The New York Times ran with two demographic surveys one day after the other. The first, which it headlined “Snapshot shows U.S. public more disillusioned than ever,” demonstrated that the American people are fundamentally miserable with their condition. They expressed egalitarian instincts at least to the extent that they want the distribution of wealth to be more even.
Over the summer, the man who sells books on the street across from my apartment had a volume of essays by Theodor Reik, Ritual: Psycho-Analytic Studies, first published in German in 1919. And in the last couple of weeks, the weeks of Rosh Hashanah and Yom Kippur, I’ve taken a look at a long essay called “The Shofar.” I cannot say I understand more than a small part of what Reik is driving at in this elaborate exercise in High Freudian historical criticism.
This is the eve of Yom Kippur, or the Day of Atonement. Introspection is the order of the day. The Jewish tradition divides sin into two categories, sins against God and sins against man, and insists that God can forgive the former but not the latter, because only the sinned against have the power to absolve the sin. This is why the asking of forgiveness is an act of supreme importance in this season. I myself have much to ask forgiveness for, and much of this asking will be done in private, as is appropriate.
Louis D. Brandeis: A Life By Melvin I. Urofsky (Pantheon, 955 pp., $40) I. In 1916, Herbert Croly, the founder and editor of The New Republic, wrote to Willard Straight, the owner of the magazine, about the Supreme Court nomination of Louis Brandeis. Croly enclosed a draft editorial called “The Motive of Class Consciousness,” and also a chart prepared by a lawyer in Brandeis’s office showing the overlapping financial interests, social and business connections, and directorships of fifty-two prominent Bostonians who had signed a petition opposing Brandeis’s nomination.
Well, everything--especially the conclusions--point to Israel. But what would you not believe about the Jewish state? And, what’s more, about the Jewish people, who have the temerity twice each year--once on Yom Kippur and twice on Passover--actually to pray for “next year in Jerusalem.” The very chutzpah. This is especially chutzpadik for American Jews who know just how much President Obama wants them to cut out all this shit about Zion and other immemorial aspirations so that he can get the Palestinians to participate in “proximity talks” with Israel.
Happy is the eye that saw all this, but our souls were anguished by what our ear heard." This is the refrain of an ancient poem in the liturgy of Yom Kippur, a lament for its author's belatedness.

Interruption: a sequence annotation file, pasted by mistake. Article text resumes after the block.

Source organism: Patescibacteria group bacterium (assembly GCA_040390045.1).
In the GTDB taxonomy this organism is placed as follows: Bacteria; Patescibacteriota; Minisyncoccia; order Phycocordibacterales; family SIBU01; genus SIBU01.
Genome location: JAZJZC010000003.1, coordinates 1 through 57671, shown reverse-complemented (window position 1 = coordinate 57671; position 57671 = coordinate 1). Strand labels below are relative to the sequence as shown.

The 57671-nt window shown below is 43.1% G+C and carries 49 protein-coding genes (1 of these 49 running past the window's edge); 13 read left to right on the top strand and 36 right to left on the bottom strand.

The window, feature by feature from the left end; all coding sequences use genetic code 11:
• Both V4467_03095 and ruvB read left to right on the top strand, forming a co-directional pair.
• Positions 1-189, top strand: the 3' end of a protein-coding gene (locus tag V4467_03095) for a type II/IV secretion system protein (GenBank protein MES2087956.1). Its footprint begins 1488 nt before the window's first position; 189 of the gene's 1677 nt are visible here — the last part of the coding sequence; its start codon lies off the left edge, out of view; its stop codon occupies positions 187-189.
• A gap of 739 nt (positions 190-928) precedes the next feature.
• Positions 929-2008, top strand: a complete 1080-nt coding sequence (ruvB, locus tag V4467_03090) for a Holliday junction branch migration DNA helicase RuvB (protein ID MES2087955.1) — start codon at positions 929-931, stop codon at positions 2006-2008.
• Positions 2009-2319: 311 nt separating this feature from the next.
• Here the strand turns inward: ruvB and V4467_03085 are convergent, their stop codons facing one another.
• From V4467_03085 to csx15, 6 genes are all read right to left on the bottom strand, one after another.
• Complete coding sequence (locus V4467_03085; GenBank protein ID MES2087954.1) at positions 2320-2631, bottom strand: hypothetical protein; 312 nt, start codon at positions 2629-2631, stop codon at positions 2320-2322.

I don't know whether Roger Cohen of The New York Times is doing penance over Yom Kippur or not, and I certainly don't care. But, if he does, he has a lot for which to atone, as I have written here several times. Basically, he has been an apologist for the Ahmadinejad tyranny that is openly intent on obliterating Israel. Not that he especially likes the swarthy waif of a man with the open collar; Dr. A'jad is too crude for an old Balliol man like Cohen. Still, he does make excuses for the regime and is eager to look away the sinister interpretations of its behavior.
I received a Jewish New Year e-mail card with the greeting gezunt, parnoseh, nachus. It is not a poetic greeting. But it refers to essentials: 1. health; 2. livelihood; and 3. well, I'm having trouble picking on an adequate translation for the last of the three. Other mayvonim (experts) fix on "pride." Yes, but it's not quite right. And certainly not without the awkward Anglo-Yiddish preface "shepping." To shep is to draw from the deepest of emotional wells. So you see why you can't really shep pride.
The Jerusalem theater lights came on, and no man between the ages of 25 and 35 moved. We had just watched Waltz With Bashir, Israeli filmmaker Ari Folman's animated documentary about Israel's 1982 invasion of Lebanon and the subsequent Sabra and Chatila massacre. The film deals with Folman's struggle with the surreal trauma that many veterans of that conflict retain.
I pray at a wonderful synagogue on the Upper West Side of New York, a synagogue which my children appreciate. It is called B'nai Jeshurun and on Rosh Hashanah and Yom Kippur it has special venues: its own congregation, two welcoming churches, Jazz at Lincoln Center and Symphony Space.